New York City Is Converting Its Outdated Pay Phones into Free Wi-Fi Hotspots

Out with the old, in with the new.

New York City has officially put its ambitious LinkNYC plan into action, embarking on an eight-year project to convert the city's rusty, old pay phones into shiny, new free Wi-Fi hotspots. Approximately 7,500 outdated telecom stations (and Colin Farrell plot devices) will be replaced under LinkNYC's provisions. The new hotspot system is funded through digital advertising and will provide free Internet access to legions of locals and tourists alike.

The first unit of the LinkNYC pilot program was rolled out for testing last week at Fifth Street and Third Avenue.

The biggest reason these pay phones are being retrofitted into Wi-Fi hotspots? Tech disruption. The mobile phone completely disrupted the phone booth and landlines, seemingly making them obsolete overnight. In what other realms should we expect the next phase of tech disruption? Singularity University's Vivek Wadhwa has the answer:

Each hotspot will provide free Internet access within a 150-foot radius to a speedy 1 Gbps network. Other infrastructural features include the addition of device-charging stations and the ability to make personal calls free of charge. The structures will be easily visible — each will tower over the crowds at nine feet tall, resembling a digital sci-fi obelisk of sorts. The terminals will also be fully ADA-compliant and include an emergency button to contact 911.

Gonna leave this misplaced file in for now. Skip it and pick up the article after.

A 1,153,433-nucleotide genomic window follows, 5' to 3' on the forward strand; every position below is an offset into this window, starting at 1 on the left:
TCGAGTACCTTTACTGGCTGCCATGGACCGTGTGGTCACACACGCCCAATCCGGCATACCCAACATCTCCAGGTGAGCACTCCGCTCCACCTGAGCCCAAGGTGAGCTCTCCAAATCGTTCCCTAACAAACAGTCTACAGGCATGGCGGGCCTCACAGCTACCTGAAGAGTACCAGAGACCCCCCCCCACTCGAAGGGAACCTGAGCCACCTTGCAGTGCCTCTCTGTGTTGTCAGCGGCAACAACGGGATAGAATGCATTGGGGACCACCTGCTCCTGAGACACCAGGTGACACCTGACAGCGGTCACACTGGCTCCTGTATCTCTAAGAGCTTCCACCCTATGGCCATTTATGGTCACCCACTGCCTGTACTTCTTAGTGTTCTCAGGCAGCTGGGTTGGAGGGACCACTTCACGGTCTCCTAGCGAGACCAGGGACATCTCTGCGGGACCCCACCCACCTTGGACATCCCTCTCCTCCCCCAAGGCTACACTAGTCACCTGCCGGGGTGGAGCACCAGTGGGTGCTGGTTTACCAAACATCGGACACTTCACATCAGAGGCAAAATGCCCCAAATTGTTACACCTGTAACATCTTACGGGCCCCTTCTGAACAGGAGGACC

LinkNYC will no doubt serve as a test for the rollout of similar systems across the country. The Wi-Fi hotspots are dripping in civic appeal, and contracting with private enterprise allows the city to minimize risk and monetary investment. The project is not without its critics, who bring legitimate concerns about security and encryption, as well as the hazy details of New York's deal with Qualcomm and other telecom companies attached to the project.

Still, the outlook for LinkNYC is exciting. We'll have to check in on the project moving forward, but the system's potential success could spur a wave of similar infrastructural investments in the future. Time will tell.



Robert Montenegro is a writer and dramaturg who regularly contributes to Big Think and Crooked Scoreboard. He lives in Washington DC and is a graduate of Loyola Marymount University in Los Angeles.

Twitter: @Monteneggroll. Website:

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